In The News

In The News

Saturday, August 19, 2023

The Jury is Important - Just ask the Michigan Supreme Court

By Michael Nichols
Categories: Michael J. Nichols

Imagine yourself in a position in which you never thought that you would find yourself – you are trying to decide which 6 – or in the case of a felony 12 people will decide if the facts presented by the government prove you guilty beyond a reasonable doubt. Imagine yourself working with a lawyer, a person who you have gotten to know fairly well, but not as well as some of the most important people who may be in your life. This lawyer says to you “hey – so this judge: his deal is to only let us size up the jury panel and if a new prospective juror replaces someone – we can only strike him or her and not use a strike just because we do not like the make-up of the panel as a decision-making body.”

Crazy, right?

First a little legal jargon explained: a “peremptory” challenge or strike is a challenge to a prospective juror during the voir dire process for absolutely no reason so long as it is not an illegal reason, such as gender or race. “Voir dire” is the term for the process of the trial during which prospective jurors are examined for their background or beliefs including life experiences.

In “People v Yarborough” – the Michigan Supreme Court had a chance to right some wrongs. The law seemed to support that, if a trial court judge (in other words, your judge on your case who is refereeing the “game” as it were) prohibited attorneys from using all of the allotted peremptory challenges, then that is what we call an error of the highest magnitude. It is called “reversible error.”

In Yarborough, the trial court judge prohibited the attorney for Mr. Yarborough from using peremptory strikes for jurors who had already – for lack of a better way of putting it – survived a round of strikes already. The problem with this boundary is that when you try to read people as a group, whether it is 12 people for a felony in the State of Michigan … or 6 people for a misdemeanor … it is important to understand the psychology of group dynamics. Here, Mr. Yarborough’s attorney wanted to strike a juror on whom he had “passed” in a prior round of opportunities to strike that same juror.
Justice Bernstein wrote the majority opinion in the case, stating that for over 100 years, violating an accused’s right to have his fate decided by the jury of his choosing was a constitutional violation that required automatic reversal: “Michigan caselaw has recognized that the appropriate remedy for the erroneous denial of a peremptory challenge is automatic reversal even though this right is not constitutionally mandated,” (Slip Op. p 12).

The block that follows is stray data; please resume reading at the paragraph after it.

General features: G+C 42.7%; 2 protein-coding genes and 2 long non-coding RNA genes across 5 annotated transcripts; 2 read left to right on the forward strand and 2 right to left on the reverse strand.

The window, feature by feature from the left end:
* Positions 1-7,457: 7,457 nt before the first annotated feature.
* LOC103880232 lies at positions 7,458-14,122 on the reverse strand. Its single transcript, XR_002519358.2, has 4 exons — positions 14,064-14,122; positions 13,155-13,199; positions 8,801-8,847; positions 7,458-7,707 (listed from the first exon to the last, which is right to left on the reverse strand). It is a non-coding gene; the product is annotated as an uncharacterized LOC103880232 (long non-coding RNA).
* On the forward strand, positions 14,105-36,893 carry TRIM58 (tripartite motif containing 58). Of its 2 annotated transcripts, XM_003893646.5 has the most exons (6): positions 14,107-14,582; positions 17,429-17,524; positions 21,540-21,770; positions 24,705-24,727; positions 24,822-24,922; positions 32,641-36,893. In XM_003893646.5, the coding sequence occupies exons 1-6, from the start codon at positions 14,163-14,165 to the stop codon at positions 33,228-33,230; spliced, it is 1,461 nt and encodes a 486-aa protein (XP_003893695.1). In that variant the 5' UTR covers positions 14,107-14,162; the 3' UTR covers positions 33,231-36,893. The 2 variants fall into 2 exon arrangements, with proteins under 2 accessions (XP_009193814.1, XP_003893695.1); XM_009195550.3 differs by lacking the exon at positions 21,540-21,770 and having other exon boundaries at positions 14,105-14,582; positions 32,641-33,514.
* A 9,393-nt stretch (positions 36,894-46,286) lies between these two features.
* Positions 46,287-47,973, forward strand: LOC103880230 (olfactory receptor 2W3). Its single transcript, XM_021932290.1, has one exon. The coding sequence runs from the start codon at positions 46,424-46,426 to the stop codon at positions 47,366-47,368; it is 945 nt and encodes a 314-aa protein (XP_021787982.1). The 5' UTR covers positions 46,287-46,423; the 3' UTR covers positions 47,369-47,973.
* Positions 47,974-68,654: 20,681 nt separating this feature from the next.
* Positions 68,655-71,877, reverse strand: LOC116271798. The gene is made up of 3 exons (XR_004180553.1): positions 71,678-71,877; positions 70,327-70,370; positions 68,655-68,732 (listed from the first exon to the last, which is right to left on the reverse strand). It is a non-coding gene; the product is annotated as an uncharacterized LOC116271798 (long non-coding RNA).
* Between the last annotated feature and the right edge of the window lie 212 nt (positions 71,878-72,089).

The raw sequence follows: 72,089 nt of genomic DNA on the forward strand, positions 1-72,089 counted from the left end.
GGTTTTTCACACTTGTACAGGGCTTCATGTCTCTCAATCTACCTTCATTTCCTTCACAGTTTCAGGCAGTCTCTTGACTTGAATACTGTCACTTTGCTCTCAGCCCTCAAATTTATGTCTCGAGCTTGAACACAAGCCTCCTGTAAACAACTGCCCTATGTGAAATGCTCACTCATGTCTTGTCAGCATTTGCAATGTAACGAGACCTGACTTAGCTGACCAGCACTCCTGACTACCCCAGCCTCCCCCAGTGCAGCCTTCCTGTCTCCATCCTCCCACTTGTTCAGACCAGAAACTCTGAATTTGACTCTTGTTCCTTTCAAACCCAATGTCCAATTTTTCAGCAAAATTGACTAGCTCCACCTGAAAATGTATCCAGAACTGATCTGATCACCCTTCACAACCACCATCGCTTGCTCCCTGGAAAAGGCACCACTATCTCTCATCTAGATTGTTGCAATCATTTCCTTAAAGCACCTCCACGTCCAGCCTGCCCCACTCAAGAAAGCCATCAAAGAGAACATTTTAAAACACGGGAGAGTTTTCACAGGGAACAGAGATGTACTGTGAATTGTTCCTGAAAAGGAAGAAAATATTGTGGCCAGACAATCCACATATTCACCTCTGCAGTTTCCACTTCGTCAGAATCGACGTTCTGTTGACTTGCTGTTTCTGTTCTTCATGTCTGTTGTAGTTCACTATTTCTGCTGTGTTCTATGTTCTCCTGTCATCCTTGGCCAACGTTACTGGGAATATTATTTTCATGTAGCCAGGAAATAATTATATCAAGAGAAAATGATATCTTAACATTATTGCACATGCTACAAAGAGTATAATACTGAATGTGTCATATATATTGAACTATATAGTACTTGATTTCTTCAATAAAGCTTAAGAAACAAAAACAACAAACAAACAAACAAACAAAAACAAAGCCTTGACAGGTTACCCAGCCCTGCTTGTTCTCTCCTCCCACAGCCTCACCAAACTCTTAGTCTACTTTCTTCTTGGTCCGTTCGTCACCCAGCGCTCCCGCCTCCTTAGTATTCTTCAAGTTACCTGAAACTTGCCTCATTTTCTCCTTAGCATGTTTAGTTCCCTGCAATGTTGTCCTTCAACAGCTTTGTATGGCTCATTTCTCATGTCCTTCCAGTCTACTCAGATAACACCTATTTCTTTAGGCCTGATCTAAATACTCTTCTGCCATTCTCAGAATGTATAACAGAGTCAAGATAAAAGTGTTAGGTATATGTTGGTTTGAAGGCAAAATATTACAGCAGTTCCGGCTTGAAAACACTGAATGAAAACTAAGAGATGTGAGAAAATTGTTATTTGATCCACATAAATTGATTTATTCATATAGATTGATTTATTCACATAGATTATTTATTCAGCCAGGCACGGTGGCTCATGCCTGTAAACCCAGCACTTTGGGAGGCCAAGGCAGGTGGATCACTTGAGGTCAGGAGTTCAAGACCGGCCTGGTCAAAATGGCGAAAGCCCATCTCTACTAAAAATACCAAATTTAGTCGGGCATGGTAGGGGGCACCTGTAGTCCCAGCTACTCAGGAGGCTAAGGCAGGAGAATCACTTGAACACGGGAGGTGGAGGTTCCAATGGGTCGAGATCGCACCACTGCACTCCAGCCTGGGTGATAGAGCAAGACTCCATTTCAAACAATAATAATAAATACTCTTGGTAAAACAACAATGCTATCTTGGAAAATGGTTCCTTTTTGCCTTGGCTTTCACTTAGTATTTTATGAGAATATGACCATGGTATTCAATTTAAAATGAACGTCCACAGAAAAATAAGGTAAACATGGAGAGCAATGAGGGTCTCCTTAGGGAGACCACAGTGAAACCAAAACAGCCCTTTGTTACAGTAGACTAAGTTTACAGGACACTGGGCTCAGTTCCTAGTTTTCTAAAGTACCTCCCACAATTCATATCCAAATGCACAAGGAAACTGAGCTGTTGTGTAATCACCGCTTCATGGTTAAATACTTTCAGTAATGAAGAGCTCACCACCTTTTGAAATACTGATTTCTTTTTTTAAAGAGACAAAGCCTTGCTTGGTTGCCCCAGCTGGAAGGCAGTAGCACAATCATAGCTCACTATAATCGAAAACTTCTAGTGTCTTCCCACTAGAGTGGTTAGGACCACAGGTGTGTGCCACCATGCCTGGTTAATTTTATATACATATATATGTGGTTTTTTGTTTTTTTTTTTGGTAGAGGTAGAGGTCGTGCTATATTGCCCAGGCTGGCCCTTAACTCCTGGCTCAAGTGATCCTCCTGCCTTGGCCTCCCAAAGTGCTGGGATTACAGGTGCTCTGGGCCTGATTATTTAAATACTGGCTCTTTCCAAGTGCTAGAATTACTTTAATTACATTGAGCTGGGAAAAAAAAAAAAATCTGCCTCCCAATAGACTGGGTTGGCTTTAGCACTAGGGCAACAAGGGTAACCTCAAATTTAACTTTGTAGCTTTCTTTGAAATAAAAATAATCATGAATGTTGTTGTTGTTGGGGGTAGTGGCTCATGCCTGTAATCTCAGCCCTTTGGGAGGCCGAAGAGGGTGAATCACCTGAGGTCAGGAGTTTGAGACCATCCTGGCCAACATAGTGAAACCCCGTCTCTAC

The opinion succinctly nails the problem with trial judges imposing limits on the ability to strike a prospective juror based on the make-up of the jury:
“Defendant’s ability to issue peremptory challenges throughout the voir dire process was limited from the outset by the trial court’s policy forbidding such challenges to previously seated prospective jurors. This necessarily limited defendant’s ability to strategically consider the final composition of the jury,” (Slip Op. p 13).
This ruling really is a critical one, because it creates a uniform rule that allows the attorneys to “pass” on a peremptory challenge based on the dynamic of the personalities in the jury box and then use a peremptory later if that make-up changes and a prospective juror who might have been “marginal” for the theory of the case should be stricken if a different prospective juror gets in the box.

Need a Lawyer?

Get an online consultation or call 517-432-9000

Online Consultation »

Do the Medicines You Take Criminalize Your Driving?

Family Law encompasses a broad range of issues that occur between family members. Our team can help you in all of these areas...

More »

Personal Injury / Traumatic Brain Injury Experts

Traumatic Brain Injury (TBI) is one of the most frightening and serious forms of injury...

More »

Criminal Defense

We are skilled, experienced and committed to resuts in both the serious and misdemenor criminal case

Personal Injury

We have successfully represented clients with serious and traumatic injuries

What our clients are saying

more testimonials »

Peer Recognition

Mike Nichols is a national leader in drunk driving defense. He is a member of the Forensic Committee and Michigan delegate to the National College for DUI Defense. He is also a Sustaining Member of the College. Nichols is also a founding member of the Michigan Association of OWI Attorneys; a member of the American Chemical Society; an associate member of he American Academy of Forensic Science, Adjunct Professor of Forensic Evidence in Criminal Law and OWI Law and Practice at Cooley Law School. He is also author of the West OWI Practice book and several chapters in other books on science and the law.

Mike Nichols is recognized by his peers in Michigan as a “SuperLawyer” in DUI/Criminal Defense. Nichols has also been asked to speak at conferences by groups such as the NCDD; Various Bar Associations in other states.